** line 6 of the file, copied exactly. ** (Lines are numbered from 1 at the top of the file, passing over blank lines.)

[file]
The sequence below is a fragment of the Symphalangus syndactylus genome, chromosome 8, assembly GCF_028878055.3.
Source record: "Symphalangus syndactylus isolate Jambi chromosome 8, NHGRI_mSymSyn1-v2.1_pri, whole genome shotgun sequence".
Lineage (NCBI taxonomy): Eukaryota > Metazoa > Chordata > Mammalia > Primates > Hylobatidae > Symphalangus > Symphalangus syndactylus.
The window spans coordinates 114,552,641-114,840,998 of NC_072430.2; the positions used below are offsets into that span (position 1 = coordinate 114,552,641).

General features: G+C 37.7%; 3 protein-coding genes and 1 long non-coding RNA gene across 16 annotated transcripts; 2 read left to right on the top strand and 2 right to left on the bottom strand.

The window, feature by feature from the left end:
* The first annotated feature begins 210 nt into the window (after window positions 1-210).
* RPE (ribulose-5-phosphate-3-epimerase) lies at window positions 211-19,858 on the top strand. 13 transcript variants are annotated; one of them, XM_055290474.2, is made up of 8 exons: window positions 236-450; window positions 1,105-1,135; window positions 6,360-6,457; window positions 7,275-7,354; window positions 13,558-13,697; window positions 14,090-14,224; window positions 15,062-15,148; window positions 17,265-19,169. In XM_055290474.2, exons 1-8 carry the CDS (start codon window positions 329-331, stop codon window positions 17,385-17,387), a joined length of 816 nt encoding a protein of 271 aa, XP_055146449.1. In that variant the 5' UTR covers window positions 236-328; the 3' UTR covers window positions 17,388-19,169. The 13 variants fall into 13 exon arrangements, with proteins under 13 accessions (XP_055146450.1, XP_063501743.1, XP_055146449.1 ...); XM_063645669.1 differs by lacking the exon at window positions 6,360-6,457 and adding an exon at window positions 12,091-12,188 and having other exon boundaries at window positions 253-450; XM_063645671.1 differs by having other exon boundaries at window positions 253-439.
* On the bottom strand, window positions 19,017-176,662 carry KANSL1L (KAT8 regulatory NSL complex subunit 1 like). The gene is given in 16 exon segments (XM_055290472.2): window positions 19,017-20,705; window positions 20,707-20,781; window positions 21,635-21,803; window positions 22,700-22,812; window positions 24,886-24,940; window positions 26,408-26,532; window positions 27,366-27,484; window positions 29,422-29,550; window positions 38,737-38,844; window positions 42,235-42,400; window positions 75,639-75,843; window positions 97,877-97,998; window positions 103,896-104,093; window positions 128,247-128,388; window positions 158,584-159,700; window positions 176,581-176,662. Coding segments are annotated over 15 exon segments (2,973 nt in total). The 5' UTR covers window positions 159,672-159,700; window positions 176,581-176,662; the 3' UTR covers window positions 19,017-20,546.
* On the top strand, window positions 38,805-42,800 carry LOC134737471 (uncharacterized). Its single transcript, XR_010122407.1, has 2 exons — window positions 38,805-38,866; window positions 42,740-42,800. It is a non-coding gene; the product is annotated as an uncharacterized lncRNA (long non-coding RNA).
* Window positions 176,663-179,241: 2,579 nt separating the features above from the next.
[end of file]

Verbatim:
The window, feature by feature from the left end: